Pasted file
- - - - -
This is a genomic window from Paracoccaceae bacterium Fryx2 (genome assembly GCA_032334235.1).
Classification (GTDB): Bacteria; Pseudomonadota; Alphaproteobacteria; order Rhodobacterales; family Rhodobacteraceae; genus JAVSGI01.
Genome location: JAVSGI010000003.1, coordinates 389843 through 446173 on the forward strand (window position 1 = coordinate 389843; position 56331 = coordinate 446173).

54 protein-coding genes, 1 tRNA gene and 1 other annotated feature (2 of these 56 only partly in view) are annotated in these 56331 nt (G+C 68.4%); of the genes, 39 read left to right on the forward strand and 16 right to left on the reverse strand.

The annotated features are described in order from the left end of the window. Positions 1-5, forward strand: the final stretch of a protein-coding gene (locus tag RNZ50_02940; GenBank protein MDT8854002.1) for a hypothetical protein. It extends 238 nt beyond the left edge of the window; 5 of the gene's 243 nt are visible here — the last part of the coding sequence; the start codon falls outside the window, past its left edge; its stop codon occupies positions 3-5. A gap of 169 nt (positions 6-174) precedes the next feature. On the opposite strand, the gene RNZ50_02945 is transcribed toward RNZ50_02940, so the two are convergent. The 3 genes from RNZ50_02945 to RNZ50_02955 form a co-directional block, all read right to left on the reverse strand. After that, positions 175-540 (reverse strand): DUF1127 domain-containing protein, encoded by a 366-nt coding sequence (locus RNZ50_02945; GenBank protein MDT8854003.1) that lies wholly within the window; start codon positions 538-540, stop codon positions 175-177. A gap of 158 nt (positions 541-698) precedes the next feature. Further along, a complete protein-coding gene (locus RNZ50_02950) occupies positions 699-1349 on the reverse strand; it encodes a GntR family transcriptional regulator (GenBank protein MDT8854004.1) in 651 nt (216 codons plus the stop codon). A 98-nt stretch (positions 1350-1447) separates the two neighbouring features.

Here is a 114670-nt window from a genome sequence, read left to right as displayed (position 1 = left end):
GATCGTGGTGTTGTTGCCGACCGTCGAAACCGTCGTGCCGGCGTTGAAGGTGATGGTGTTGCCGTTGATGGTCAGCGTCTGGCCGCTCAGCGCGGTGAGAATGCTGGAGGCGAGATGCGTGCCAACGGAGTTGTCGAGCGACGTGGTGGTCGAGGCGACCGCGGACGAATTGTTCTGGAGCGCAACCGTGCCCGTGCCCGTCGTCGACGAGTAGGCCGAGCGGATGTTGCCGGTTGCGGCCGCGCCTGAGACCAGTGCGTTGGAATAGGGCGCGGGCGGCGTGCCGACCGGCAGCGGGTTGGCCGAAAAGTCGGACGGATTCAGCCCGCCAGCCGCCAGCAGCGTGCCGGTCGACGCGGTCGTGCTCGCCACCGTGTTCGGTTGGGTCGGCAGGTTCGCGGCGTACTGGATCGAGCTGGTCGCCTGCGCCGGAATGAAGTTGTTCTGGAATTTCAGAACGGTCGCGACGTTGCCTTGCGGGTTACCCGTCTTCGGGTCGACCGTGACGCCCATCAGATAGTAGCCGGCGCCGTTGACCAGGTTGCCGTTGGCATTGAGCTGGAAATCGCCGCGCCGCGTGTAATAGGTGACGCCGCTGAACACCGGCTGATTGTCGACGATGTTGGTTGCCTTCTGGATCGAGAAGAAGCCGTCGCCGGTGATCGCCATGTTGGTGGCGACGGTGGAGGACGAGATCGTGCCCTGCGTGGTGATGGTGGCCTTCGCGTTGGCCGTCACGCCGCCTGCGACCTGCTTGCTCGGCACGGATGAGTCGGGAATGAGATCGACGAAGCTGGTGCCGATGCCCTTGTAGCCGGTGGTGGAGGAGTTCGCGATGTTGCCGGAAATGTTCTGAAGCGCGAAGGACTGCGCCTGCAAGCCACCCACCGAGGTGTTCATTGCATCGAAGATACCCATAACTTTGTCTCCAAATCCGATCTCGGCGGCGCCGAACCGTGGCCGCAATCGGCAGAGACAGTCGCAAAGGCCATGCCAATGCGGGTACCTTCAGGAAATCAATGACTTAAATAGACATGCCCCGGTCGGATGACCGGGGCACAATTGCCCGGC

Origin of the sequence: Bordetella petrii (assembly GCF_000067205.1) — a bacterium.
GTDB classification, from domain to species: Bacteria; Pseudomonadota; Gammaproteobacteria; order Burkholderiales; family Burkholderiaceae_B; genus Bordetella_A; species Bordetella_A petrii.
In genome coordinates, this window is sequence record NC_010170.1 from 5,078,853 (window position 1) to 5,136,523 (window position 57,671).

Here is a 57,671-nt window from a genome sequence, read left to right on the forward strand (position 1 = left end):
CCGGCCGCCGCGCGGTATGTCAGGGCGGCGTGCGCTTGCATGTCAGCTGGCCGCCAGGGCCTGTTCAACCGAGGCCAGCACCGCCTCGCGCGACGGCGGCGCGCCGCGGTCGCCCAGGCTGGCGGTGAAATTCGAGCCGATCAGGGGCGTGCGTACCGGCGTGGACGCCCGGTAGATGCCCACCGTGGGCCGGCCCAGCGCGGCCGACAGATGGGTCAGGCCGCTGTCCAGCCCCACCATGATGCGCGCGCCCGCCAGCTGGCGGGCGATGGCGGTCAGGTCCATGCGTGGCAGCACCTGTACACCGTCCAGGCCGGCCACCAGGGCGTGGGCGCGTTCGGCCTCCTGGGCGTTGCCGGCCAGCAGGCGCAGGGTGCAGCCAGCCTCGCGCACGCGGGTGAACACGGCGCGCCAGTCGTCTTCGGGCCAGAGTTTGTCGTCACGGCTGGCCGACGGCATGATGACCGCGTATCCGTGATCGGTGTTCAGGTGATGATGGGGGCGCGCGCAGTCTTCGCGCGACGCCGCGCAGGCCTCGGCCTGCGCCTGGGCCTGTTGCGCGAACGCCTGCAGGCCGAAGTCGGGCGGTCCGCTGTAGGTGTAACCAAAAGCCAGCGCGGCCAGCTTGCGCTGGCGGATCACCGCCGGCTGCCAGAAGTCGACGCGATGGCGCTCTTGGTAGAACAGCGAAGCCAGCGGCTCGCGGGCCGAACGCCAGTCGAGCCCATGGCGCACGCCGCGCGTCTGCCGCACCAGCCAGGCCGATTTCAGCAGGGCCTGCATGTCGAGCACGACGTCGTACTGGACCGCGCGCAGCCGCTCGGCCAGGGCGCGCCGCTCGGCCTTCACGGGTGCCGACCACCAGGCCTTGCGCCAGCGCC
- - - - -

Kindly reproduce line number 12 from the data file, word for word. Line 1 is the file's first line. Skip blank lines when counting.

CCGGCCGCCGCGCGGTATGTCAGGGCGGCGTGCGCTTGCATGTCAGCTGGCCGCCAGGGCCTGTTCAACCGAGGCCAGCACCGCCTCGCGCGACGGCGGCGCGCCGCGGTCGCCCAGGCTGGCGGTGAAATTCGAGCCGATCAGGGGCGTGCGTACCGGCGTGGACGCCCGGTAGATGCCCACCGTGGGCCGGCCCAGCGCGGCCGACAGATGGGTCAGGCCGCTGTCCAGCCCCACCATGATGCGCGCGCCCGCCAGCTGGCGGGCGATGGCGGTCAGGTCCATGCGTGGCAGCACCTGTACACCGTCCAGGCCGGCCACCAGGGCGTGGGCGCGTTCGGCCTCCTGGGCGTTGCCGGCCAGCAGGCGCAGGGTGCAGCCAGCCTCGCGCACGCGGGTGAACACGGCGCGCCAGTCGTCTTCGGGCCAGAGTTTGTCGTCACGGCTGGCCGACGGCATGATGACCGCGTATCCGTGATCGGTGTTCAGGTGATGATGGGGGCGCGCGCAGTCTTCGCGCGACGCCGCGCAGGCCTCGGCCTGCGCCTGGGCCTGTTGCGCGAACGCCTGCAGGCCGAAGTCGGGCGGTCCGCTGTAGGTGTAACCAAAAGCCAGCGCGGCCAGCTTGCGCTGGCGGATCACCGCCGGCTGCCAGAAGTCGACGCGATGGCGCTCTTGGTAGAACAGCGAAGCCAGCGGCTCGCGGGCCGAACGCCAGTCGAGCCCATGGCGCACGCCGCGCGTCTGCCGCACCAGCCAGGCCGATTTCAGCAGGGCCTGCATGTCGAGCACGACGTCGTACTGGACCGCGCGCAGCCGCTCGGCCAGGGCGCGCCGCTCGGCCTTCACGGGTGCCGACCACCAGGCCTTGCGCCAGCGCC